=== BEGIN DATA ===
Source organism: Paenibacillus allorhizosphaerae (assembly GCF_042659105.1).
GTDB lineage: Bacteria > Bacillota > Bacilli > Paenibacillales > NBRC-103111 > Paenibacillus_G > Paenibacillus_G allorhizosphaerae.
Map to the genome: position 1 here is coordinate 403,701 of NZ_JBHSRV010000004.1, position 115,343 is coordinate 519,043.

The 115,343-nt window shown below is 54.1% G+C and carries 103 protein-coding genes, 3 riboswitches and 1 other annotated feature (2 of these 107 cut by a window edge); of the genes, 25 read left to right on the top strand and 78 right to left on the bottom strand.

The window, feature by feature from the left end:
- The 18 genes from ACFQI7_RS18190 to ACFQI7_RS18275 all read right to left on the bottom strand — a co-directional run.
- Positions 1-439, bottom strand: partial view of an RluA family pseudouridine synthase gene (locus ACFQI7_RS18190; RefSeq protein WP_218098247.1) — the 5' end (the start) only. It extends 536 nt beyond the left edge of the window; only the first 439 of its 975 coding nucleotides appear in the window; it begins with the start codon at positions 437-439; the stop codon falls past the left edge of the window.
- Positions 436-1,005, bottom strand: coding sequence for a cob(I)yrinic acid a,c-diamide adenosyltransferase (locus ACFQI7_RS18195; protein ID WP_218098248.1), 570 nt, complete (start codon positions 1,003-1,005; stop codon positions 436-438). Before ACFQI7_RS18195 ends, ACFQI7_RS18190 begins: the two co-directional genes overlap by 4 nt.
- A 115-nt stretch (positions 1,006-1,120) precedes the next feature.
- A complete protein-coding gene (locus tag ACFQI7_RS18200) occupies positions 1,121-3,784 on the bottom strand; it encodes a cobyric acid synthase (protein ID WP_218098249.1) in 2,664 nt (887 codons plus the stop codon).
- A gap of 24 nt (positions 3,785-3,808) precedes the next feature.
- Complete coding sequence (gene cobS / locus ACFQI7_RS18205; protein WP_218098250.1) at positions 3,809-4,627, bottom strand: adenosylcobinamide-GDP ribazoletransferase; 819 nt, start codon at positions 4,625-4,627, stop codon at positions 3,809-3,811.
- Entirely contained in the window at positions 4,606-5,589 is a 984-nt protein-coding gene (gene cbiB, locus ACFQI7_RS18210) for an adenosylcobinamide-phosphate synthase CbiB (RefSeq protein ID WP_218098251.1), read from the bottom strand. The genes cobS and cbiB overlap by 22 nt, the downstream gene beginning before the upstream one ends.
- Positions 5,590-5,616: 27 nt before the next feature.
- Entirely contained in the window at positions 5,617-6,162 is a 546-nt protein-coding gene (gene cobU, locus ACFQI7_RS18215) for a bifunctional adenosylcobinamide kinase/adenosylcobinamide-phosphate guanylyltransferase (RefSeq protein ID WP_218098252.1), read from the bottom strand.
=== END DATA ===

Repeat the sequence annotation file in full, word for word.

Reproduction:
Source organism: Paenibacillus allorhizosphaerae (assembly GCF_042659105.1).
GTDB lineage: Bacteria > Bacillota > Bacilli > Paenibacillales > NBRC-103111 > Paenibacillus_G > Paenibacillus_G allorhizosphaerae.
Map to the genome: position 1 here is coordinate 403,701 of NZ_JBHSRV010000004.1, position 115,343 is coordinate 519,043.

The 115,343-nt window shown below is 54.1% G+C and carries 103 protein-coding genes, 3 riboswitches and 1 other annotated feature (2 of these 107 cut by a window edge); of the genes, 25 read left to right on the top strand and 78 right to left on the bottom strand.

The window, feature by feature from the left end:
- The 18 genes from ACFQI7_RS18190 to ACFQI7_RS18275 all read right to left on the bottom strand — a co-directional run.
- Positions 1-439, bottom strand: partial view of an RluA family pseudouridine synthase gene (locus ACFQI7_RS18190; RefSeq protein WP_218098247.1) — the 5' end (the start) only. It extends 536 nt beyond the left edge of the window; only the first 439 of its 975 coding nucleotides appear in the window; it begins with the start codon at positions 437-439; the stop codon falls past the left edge of the window.
- Positions 436-1,005, bottom strand: coding sequence for a cob(I)yrinic acid a,c-diamide adenosyltransferase (locus ACFQI7_RS18195; protein ID WP_218098248.1), 570 nt, complete (start codon positions 1,003-1,005; stop codon positions 436-438). Before ACFQI7_RS18195 ends, ACFQI7_RS18190 begins: the two co-directional genes overlap by 4 nt.
- A 115-nt stretch (positions 1,006-1,120) precedes the next feature.
- A complete protein-coding gene (locus tag ACFQI7_RS18200) occupies positions 1,121-3,784 on the bottom strand; it encodes a cobyric acid synthase (protein ID WP_218098249.1) in 2,664 nt (887 codons plus the stop codon).
- A gap of 24 nt (positions 3,785-3,808) precedes the next feature.
- Complete coding sequence (gene cobS / locus ACFQI7_RS18205; protein WP_218098250.1) at positions 3,809-4,627, bottom strand: adenosylcobinamide-GDP ribazoletransferase; 819 nt, start codon at positions 4,625-4,627, stop codon at positions 3,809-3,811.
- Entirely contained in the window at positions 4,606-5,589 is a 984-nt protein-coding gene (gene cbiB, locus ACFQI7_RS18210) for an adenosylcobinamide-phosphate synthase CbiB (RefSeq protein ID WP_218098251.1), read from the bottom strand. The genes cobS and cbiB overlap by 22 nt, the downstream gene beginning before the upstream one ends.
- Positions 5,590-5,616: 27 nt before the next feature.
- Entirely contained in the window at positions 5,617-6,162 is a 546-nt protein-coding gene (gene cobU, locus ACFQI7_RS18215) for a bifunctional adenosylcobinamide kinase/adenosylcobinamide-phosphate guanylyltransferase (RefSeq protein ID WP_218098252.1), read from the bottom strand.